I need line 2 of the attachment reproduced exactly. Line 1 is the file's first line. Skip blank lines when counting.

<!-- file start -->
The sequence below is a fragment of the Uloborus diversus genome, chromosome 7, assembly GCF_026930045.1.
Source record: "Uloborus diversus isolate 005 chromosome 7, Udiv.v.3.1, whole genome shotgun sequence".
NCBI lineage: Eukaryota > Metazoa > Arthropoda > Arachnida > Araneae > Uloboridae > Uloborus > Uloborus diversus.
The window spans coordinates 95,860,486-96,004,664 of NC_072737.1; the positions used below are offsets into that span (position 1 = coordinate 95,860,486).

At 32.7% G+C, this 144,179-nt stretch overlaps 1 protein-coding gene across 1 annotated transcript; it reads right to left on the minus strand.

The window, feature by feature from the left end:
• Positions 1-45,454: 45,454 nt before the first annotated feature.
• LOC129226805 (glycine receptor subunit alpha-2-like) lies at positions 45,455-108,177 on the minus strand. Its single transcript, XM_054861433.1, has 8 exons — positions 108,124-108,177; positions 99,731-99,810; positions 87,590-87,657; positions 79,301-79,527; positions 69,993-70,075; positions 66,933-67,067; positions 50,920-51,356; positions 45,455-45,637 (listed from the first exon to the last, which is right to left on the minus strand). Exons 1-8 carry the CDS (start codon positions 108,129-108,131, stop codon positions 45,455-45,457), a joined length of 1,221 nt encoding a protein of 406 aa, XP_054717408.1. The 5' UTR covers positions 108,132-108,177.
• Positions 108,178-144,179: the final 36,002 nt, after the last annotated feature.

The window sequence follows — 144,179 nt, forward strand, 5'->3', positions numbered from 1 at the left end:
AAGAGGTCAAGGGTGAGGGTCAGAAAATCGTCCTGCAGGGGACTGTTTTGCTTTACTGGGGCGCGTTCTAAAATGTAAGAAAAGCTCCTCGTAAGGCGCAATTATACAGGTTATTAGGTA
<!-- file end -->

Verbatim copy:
Source record: "Uloborus diversus isolate 005 chromosome 7, Udiv.v.3.1, whole genome shotgun sequence".